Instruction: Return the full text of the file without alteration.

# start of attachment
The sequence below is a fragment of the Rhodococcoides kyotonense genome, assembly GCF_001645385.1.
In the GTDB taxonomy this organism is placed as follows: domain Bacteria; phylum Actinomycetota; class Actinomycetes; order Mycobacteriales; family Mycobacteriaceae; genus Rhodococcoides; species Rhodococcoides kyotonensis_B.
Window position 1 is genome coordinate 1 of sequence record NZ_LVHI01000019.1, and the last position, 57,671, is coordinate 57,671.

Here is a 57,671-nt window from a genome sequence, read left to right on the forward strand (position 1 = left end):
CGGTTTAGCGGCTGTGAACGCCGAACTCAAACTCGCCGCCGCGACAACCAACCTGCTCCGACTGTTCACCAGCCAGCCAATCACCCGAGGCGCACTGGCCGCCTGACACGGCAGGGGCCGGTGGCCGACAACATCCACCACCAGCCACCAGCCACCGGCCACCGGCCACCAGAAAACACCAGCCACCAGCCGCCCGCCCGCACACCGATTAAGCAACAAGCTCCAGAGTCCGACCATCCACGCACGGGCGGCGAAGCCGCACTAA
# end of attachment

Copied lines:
The sequence below is a fragment of the Rhodococcoides kyotonense genome, assembly GCF_001645385.1.
In the GTDB taxonomy this organism is placed as follows: domain Bacteria; phylum Actinomycetota; class Actinomycetes; order Mycobacteriales; family Mycobacteriaceae; genus Rhodococcoides; species Rhodococcoides kyotonensis_B.
Window position 1 is genome coordinate 1 of sequence record NZ_LVHI01000019.1, and the last position, 57,671, is coordinate 57,671.

Here is a 57,671-nt window from a genome sequence, read left to right on the forward strand (position 1 = left end):
CGGTTTAGCGGCTGTGAACGCCGAACTCAAACTCGCCGCCGCGACAACCAACCTGCTCCGACTGTTCACCAGCCAGCCAATCACCCGAGGCGCACTGGCCGCCTGACACGGCAGGGGCCGGTGGCCGACAACATCCACCACCAGCCACCAGCCACCGGCCACCGGCCACCAGAAAACACCAGCCACCAGCCGCCCGCCCGCACACCGATTAAGCAACAAGCTCCAGAGTCCGACCATCCACGCACGGGCGGCGAAGCCGCACTAA